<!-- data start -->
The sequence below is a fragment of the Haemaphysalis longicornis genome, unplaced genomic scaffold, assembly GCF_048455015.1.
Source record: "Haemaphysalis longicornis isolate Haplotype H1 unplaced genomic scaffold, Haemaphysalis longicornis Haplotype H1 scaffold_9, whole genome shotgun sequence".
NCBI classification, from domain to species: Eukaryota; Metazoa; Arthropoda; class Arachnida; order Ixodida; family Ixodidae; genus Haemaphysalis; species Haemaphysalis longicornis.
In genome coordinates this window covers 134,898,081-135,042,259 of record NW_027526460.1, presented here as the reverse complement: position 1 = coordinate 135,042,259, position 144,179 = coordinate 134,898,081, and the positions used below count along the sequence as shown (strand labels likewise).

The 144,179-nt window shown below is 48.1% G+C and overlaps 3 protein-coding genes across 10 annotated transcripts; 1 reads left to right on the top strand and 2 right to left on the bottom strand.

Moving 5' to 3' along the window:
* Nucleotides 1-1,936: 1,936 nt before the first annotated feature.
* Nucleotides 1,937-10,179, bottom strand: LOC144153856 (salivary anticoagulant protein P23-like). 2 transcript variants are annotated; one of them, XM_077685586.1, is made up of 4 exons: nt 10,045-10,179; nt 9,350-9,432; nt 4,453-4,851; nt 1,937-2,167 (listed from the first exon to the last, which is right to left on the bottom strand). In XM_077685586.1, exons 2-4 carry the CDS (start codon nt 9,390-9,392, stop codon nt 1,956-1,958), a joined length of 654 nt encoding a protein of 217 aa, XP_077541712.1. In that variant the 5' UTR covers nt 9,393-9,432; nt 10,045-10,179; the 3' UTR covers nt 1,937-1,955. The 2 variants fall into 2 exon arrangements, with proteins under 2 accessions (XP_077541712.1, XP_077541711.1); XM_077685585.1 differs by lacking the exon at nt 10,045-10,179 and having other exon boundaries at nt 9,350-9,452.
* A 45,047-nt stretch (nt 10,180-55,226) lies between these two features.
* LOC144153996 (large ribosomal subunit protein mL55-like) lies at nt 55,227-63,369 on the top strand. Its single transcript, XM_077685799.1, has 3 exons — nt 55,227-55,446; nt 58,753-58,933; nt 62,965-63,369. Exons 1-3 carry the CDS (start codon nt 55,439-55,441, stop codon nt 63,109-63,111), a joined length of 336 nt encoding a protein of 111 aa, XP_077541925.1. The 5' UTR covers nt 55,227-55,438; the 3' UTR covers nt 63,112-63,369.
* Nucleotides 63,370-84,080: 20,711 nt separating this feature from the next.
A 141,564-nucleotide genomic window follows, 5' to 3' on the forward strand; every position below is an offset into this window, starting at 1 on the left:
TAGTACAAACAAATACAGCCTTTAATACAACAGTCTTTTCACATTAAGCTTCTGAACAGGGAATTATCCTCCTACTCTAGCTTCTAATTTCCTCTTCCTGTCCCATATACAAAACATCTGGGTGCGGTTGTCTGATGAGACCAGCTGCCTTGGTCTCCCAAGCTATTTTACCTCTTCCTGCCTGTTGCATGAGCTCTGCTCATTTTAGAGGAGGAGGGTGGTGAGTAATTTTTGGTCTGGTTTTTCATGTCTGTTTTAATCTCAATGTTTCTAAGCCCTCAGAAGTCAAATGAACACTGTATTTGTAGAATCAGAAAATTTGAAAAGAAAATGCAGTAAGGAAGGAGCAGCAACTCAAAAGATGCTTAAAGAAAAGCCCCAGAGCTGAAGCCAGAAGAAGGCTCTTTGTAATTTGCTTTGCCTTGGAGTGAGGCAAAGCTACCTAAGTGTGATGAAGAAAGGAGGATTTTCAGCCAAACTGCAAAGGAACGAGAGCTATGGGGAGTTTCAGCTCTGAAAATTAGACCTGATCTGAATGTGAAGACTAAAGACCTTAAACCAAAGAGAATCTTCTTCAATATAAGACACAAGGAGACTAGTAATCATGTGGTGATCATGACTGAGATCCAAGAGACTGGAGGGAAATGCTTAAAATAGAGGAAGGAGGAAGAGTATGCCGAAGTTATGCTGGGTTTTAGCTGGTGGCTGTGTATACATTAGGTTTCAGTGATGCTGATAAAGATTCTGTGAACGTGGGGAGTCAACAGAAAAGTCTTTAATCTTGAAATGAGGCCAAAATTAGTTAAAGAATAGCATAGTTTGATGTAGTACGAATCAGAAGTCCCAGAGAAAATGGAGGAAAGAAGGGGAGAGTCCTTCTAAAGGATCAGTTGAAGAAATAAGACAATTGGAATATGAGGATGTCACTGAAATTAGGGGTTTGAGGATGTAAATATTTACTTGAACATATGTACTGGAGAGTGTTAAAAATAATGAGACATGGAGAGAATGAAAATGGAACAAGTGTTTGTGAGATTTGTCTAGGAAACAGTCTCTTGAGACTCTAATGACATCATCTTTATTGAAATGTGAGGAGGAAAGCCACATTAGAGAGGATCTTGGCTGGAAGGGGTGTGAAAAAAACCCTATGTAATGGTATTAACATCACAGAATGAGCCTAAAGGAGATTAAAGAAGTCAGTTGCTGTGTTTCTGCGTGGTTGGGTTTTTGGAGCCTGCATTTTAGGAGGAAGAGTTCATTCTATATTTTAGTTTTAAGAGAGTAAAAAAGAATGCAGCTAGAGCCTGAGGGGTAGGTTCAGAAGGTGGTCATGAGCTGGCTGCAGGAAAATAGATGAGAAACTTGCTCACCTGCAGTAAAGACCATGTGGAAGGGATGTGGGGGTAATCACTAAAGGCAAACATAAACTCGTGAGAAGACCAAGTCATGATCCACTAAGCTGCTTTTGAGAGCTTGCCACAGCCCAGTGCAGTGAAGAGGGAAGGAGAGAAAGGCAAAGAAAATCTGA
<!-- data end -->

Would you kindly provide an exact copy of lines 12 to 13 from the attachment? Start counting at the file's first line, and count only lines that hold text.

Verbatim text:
A 141,564-nucleotide genomic window follows, 5' to 3' on the forward strand; every position below is an offset into this window, starting at 1 on the left:
TAGTACAAACAAATACAGCCTTTAATACAACAGTCTTTTCACATTAAGCTTCTGAACAGGGAATTATCCTCCTACTCTAGCTTCTAATTTCCTCTTCCTGTCCCATATACAAAACATCTGGGTGCGGTTGTCTGATGAGACCAGCTGCCTTGGTCTCCCAAGCTATTTTACCTCTTCCTGCCTGTTGCATGAGCTCTGCTCATTTTAGAGGAGGAGGGTGGTGAGTAATTTTTGGTCTGGTTTTTCATGTCTGTTTTAATCTCAATGTTTCTAAGCCCTCAGAAGTCAAATGAACACTGTATTTGTAGAATCAGAAAATTTGAAAAGAAAATGCAGTAAGGAAGGAGCAGCAACTCAAAAGATGCTTAAAGAAAAGCCCCAGAGCTGAAGCCAGAAGAAGGCTCTTTGTAATTTGCTTTGCCTTGGAGTGAGGCAAAGCTACCTAAGTGTGATGAAGAAAGGAGGATTTTCAGCCAAACTGCAAAGGAACGAGAGCTATGGGGAGTTTCAGCTCTGAAAATTAGACCTGATCTGAATGTGAAGACTAAAGACCTTAAACCAAAGAGAATCTTCTTCAATATAAGACACAAGGAGACTAGTAATCATGTGGTGATCATGACTGAGATCCAAGAGACTGGAGGGAAATGCTTAAAATAGAGGAAGGAGGAAGAGTATGCCGAAGTTATGCTGGGTTTTAGCTGGTGGCTGTGTATACATTAGGTTTCAGTGATGCTGATAAAGATTCTGTGAACGTGGGGAGTCAACAGAAAAGTCTTTAATCTTGAAATGAGGCCAAAATTAGTTAAAGAATAGCATAGTTTGATGTAGTACGAATCAGAAGTCCCAGAGAAAATGGAGGAAAGAAGGGGAGAGTCCTTCTAAAGGATCAGTTGAAGAAATAAGACAATTGGAATATGAGGATGTCACTGAAATTAGGGGTTTGAGGATGTAAATATTTACTTGAACATATGTACTGGAGAGTGTTAAAAATAATGAGACATGGAGAGAATGAAAATGGAACAAGTGTTTGTGAGATTTGTCTAGGAAACAGTCTCTTGAGACTCTAATGACATCATCTTTATTGAAATGTGAGGAGGAAAGCCACATTAGAGAGGATCTTGGCTGGAAGGGGTGTGAAAAAAACCCTATGTAATGGTATTAACATCACAGAATGAGCCTAAAGGAGATTAAAGAAGTCAGTTGCTGTGTTTCTGCGTGGTTGGGTTTTTGGAGCCTGCATTTTAGGAGGAAGAGTTCATTCTATATTTTAGTTTTAAGAGAGTAAAAAAGAATGCAGCTAGAGCCTGAGGGGTAGGTTCAGAAGGTGGTCATGAGCTGGCTGCAGGAAAATAGATGAGAAACTTGCTCACCTGCAGTAAAGACCATGTGGAAGGGATGTGGGGGTAATCACTAAAGGCAAACATAAACTCGTGAGAAGACCAAGTCATGATCCACTAAGCTGCTTTTGAGAGCTTGCCACAGCCCAGTGCAGTGAAGAGGGAAGGAGAGAAAGGCAAAGAAAATCTGA